Titan fans, the journey isyover.
They can. go home, they can
stay, but their Titans will play
no more.
The Detroit fans waved their
red and white pom poms to their
hearts' content and at half time
felt. confident of victory.
"I'd like to see Detroit beat
Michigan," one Titan backer
said. "It's about.time somebody
shut Michigan down. They're
way too cocky."
"It'll be U-D by two," boasted
one Detroit alum. "We always
play better in the second half."
THAT' THEY DID. Michigan
won the first half 48-44, but the
second stanza went to the Blue
by a mere one point, 38-37.
"Ricky Green is nothing,"
See TITAN, Page 10

Michigan players. But Mich-
down the University of De-
to the Mideast Regional
North Carolina-Charlotte in a
regionally televised game here
at 2:15 Saturday. The Mean
Green demolished Syracuse, 81-
59, in the first half of the double
Both Johnny Orr and Titan
coach Dick Vitale cited Phil
Hubbard's domination of the
boards as the key to the game.
Hubbard pulled' down 26 re-
bounds, matching U of D's en-
tire front line of John Long, Ron
Bostick and Terry Tyler.

Michigan's Phil Hubbard leaps high over Detroit's Ron Bostick (52) and John Long for two
points in the Wolverine's 86-81 victory in the NCAA Mideast regional tourney.


BOB ROSENBAUM Employes (AFSCME) appeared dent an
regents this morning are r before the Regents yesterday Counci.
ed to consider the use of afternoon to urge that the Uni- If th
arbitration as a means versity submit stalled negotia- the pro
ing the contract dispute tions to a state arbitrator. will urg


The R
of settli

nd director of
i 11, told the
e University;
cedure, Oliver
ge our membe
k . pendin

AFSCME's Block, bargaining team leader
Board, Art Anderson, two representa-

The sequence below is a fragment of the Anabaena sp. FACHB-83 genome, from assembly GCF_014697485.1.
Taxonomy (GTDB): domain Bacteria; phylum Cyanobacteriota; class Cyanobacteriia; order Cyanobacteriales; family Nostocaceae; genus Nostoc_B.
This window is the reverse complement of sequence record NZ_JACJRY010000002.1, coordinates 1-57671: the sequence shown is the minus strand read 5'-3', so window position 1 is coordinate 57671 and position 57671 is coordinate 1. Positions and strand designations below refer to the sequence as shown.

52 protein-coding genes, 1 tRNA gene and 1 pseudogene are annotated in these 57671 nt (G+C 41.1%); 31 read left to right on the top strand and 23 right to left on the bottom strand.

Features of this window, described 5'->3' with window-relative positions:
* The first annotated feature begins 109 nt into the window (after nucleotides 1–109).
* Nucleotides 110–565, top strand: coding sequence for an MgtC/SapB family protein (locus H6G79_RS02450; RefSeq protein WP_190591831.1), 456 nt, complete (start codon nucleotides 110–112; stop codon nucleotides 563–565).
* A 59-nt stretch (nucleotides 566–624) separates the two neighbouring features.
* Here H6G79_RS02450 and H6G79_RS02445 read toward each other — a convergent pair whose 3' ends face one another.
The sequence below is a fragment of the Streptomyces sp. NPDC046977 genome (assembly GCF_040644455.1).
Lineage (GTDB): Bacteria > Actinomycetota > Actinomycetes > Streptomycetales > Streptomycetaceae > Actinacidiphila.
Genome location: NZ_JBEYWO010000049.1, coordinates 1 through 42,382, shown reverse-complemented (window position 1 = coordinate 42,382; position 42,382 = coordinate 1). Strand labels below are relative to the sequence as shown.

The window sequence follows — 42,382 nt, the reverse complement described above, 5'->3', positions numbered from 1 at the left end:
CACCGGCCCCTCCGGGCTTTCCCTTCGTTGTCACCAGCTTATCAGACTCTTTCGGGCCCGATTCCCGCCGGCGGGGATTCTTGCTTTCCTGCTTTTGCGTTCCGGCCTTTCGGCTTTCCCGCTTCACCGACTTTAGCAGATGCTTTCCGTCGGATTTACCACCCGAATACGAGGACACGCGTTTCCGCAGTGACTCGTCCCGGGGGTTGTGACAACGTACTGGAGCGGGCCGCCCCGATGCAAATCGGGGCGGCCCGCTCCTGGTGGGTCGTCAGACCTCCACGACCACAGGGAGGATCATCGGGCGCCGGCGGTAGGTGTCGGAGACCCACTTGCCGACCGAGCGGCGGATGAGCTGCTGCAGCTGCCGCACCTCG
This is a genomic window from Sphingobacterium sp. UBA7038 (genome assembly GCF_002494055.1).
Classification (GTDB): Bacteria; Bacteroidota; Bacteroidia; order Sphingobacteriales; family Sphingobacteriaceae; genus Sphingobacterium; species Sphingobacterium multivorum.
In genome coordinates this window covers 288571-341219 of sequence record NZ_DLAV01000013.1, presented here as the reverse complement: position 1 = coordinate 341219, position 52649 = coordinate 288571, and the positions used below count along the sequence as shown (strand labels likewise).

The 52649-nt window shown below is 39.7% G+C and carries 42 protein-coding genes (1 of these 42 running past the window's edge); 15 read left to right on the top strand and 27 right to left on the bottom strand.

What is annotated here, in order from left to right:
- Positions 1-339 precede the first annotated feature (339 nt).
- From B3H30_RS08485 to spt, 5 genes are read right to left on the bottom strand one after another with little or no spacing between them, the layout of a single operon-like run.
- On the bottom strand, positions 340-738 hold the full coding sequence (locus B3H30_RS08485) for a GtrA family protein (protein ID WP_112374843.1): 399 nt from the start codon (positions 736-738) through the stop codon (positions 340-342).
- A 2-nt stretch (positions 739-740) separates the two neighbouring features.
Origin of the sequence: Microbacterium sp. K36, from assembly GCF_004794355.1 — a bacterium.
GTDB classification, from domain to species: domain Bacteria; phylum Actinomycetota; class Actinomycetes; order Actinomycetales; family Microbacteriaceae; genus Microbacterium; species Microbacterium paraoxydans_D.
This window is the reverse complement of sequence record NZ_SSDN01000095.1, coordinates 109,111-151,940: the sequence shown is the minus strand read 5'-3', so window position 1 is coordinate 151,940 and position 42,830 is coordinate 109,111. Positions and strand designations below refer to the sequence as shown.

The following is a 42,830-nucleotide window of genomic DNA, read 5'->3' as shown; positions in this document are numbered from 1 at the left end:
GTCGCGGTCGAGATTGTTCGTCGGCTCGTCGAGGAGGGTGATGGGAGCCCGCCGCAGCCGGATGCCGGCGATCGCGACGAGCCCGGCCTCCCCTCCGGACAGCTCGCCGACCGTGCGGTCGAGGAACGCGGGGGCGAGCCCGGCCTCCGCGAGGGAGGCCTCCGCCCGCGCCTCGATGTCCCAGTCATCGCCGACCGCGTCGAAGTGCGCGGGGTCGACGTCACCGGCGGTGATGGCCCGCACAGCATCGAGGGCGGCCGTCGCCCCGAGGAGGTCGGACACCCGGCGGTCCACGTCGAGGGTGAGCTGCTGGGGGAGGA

submits to tives from the union's interna-
'said, "We tional headquarters in Washing-
rs to return ton, D.C., and other bargaining
g the deci- officials.


with campus service workers
and ending their 24-day-old
Top-ranking representatives of
the American Federation of
State, County and Municipal

to war

our union and the University has
become so polarized that the
only possible solution is binding
arbitration," Walt Oliver, presi-

sion of the arbitrator."
Accompanying Oliver to the
public session of the Regent's
regular monthly meeting were
AFSCME Local President Joel

HIS FIFTEEN boards before
intermission were enough to
match the entire Titan team.
"I just tried'to help out as
much as I could," said the soft
spoken Hubbard.
"I thought we had people that
could neutralize Hubbard on the
glass but we didn't," said Vitale.
"I NEVER dreamed he would
get so many rebounds inside,"
See HUBBARD'S, -Page 11

IN BINDING arbitration, the
two sides meet with a neutral
representative of the state who
examines each issue and arrives
at a compromise decision which
See STRIKERS, Page 2

GEO mobilizes, plans rally

At a sparsely attended Grad-
uate Employes Organization
(GEO) meeting last night, fifty
members unanimously approved
a proposal to rally on Regent's
Plaza at 10:30 this morning and
to initiate other mobilization ef-
Union President Doug Moran
will present a letter to the Re-
gents at the rally, requesting
them to come to a negotiated
settlement quickly. Discussion
of the Regents response to the
rally and letter will kick off a
second membership meeting
next Tuesday.
AT NEXT week's meeting,
members will vote whether to
initiate a strike referendum this
term or to delay it until fall

tition with the basketball game."
lamented Moran. "There is a
lot of evidence that people didn't
come to the meeting because of
a combination of both the game
and the fact that we weren't
voting until next week on the
important question."
Despite the light attendance
last night, a plan to establish
better communication among

GEO's 1,400 bargaining. unit
members was outlined. Names
and phone numbers firmly in
hand, a phone campaign will
kick into gear this weekend in
ani effort to spark interest in
next Tuesday's meeting and the
strike issue.
IN ADDITION, a mass mail-
See GEO, Page 7

Irish and not-so-Irish eyes
were certainly smiling ye'sters
day as school children throagh-
out the city participated whole-
artedly in the wearin' o' the
green. Children, who might
have been mistaken for swarms
leprechauns, were more than

Vice President for Academic Affairs. Frank Rhodes. told the